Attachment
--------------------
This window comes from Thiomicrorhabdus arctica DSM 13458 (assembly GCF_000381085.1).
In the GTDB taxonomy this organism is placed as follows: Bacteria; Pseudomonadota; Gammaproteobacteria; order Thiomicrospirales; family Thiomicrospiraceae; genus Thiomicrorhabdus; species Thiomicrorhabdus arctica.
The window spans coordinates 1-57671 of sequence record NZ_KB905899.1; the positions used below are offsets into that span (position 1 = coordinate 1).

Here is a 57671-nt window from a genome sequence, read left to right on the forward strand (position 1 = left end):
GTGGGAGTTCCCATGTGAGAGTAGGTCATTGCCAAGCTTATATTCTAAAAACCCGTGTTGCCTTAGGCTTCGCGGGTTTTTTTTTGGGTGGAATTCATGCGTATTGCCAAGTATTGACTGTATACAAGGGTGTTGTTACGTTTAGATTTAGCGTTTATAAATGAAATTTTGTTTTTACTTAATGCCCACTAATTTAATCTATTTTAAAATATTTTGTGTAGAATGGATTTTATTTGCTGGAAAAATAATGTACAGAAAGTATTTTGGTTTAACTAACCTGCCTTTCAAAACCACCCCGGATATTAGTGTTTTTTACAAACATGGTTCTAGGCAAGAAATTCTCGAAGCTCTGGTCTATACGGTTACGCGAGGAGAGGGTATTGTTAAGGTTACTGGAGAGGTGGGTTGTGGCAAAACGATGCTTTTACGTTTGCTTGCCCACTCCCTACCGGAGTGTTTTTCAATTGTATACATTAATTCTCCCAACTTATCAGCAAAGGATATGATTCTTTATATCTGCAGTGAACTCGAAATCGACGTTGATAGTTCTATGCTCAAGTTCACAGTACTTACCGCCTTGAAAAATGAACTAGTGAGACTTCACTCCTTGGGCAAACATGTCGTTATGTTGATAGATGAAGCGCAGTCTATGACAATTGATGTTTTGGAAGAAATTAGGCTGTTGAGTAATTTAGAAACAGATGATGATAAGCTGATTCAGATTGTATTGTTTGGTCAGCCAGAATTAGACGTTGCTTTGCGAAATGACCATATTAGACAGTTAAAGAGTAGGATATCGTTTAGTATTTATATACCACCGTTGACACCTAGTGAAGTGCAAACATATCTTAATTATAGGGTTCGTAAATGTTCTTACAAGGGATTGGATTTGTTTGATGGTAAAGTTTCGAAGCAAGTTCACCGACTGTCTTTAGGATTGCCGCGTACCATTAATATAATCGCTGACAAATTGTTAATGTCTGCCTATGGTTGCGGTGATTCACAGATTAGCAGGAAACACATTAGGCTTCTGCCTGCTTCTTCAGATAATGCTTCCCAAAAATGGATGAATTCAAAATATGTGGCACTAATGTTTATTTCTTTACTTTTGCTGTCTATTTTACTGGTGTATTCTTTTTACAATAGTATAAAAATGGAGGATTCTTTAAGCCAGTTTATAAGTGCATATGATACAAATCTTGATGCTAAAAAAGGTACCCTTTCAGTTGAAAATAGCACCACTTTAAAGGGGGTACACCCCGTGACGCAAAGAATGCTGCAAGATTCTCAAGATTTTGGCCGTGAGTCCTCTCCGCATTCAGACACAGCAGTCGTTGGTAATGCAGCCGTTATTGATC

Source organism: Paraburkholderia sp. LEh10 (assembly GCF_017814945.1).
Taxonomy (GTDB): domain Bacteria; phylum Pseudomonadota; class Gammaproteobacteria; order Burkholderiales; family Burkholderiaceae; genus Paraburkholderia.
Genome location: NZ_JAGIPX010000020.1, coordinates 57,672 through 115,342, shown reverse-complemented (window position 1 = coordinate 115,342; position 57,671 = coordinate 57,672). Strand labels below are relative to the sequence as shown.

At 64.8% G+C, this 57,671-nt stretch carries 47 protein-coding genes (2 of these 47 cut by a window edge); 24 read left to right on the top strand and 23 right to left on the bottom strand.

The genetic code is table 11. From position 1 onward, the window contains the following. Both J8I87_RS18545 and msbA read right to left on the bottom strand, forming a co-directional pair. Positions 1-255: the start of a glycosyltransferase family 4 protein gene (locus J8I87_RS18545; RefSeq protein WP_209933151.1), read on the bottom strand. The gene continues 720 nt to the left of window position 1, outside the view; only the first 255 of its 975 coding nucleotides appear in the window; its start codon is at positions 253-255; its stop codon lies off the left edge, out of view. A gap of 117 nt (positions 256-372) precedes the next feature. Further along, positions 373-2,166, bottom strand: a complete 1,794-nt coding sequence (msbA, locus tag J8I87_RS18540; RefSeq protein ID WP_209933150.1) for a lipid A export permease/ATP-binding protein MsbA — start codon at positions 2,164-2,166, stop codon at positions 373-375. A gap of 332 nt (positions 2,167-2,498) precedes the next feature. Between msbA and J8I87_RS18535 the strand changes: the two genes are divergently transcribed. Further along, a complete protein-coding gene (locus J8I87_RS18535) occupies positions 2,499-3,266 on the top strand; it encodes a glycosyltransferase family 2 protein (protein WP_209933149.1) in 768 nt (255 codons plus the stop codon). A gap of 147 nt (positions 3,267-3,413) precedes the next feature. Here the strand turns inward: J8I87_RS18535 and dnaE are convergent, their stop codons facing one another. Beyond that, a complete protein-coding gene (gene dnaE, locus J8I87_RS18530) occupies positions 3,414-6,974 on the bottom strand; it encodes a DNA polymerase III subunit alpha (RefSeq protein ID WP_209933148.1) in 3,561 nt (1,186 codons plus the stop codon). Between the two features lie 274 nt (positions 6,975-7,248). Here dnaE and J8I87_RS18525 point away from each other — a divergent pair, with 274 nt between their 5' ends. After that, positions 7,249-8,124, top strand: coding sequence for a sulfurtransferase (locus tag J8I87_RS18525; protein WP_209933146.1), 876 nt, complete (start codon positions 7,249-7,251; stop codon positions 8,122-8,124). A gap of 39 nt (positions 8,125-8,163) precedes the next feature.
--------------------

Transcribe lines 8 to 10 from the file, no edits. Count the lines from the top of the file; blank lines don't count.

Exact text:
Genome location: NZ_JAGIPX010000020.1, coordinates 57,672 through 115,342, shown reverse-complemented (window position 1 = coordinate 115,342; position 57,671 = coordinate 57,672). Strand labels below are relative to the sequence as shown.

At 64.8% G+C, this 57,671-nt stretch carries 47 protein-coding genes (2 of these 47 cut by a window edge); 24 read left to right on the top strand and 23 right to left on the bottom strand.

The genetic code is table 11. From position 1 onward, the window contains the following. Both J8I87_RS18545 and msbA read right to left on the bottom strand, forming a co-directional pair. Positions 1-255: the start of a glycosyltransferase family 4 protein gene (locus J8I87_RS18545; RefSeq protein WP_209933151.1), read on the bottom strand. The gene continues 720 nt to the left of window position 1, outside the view; only the first 255 of its 975 coding nucleotides appear in the window; its start codon is at positions 253-255; its stop codon lies off the left edge, out of view. A gap of 117 nt (positions 256-372) precedes the next feature. Further along, positions 373-2,166, bottom strand: a complete 1,794-nt coding sequence (msbA, locus tag J8I87_RS18540; RefSeq protein ID WP_209933150.1) for a lipid A export permease/ATP-binding protein MsbA — start codon at positions 2,164-2,166, stop codon at positions 373-375. A gap of 332 nt (positions 2,167-2,498) precedes the next feature. Between msbA and J8I87_RS18535 the strand changes: the two genes are divergently transcribed. Further along, a complete protein-coding gene (locus J8I87_RS18535) occupies positions 2,499-3,266 on the top strand; it encodes a glycosyltransferase family 2 protein (protein WP_209933149.1) in 768 nt (255 codons plus the stop codon). A gap of 147 nt (positions 3,267-3,413) precedes the next feature. Here the strand turns inward: J8I87_RS18535 and dnaE are convergent, their stop codons facing one another. Beyond that, a complete protein-coding gene (gene dnaE, locus J8I87_RS18530) occupies positions 3,414-6,974 on the bottom strand; it encodes a DNA polymerase III subunit alpha (RefSeq protein ID WP_209933148.1) in 3,561 nt (1,186 codons plus the stop codon). Between the two features lie 274 nt (positions 6,975-7,248). Here dnaE and J8I87_RS18525 point away from each other — a divergent pair, with 274 nt between their 5' ends. After that, positions 7,249-8,124, top strand: coding sequence for a sulfurtransferase (locus tag J8I87_RS18525; protein WP_209933146.1), 876 nt, complete (start codon positions 7,249-7,251; stop codon positions 8,122-8,124). A gap of 39 nt (positions 8,125-8,163) precedes the next feature.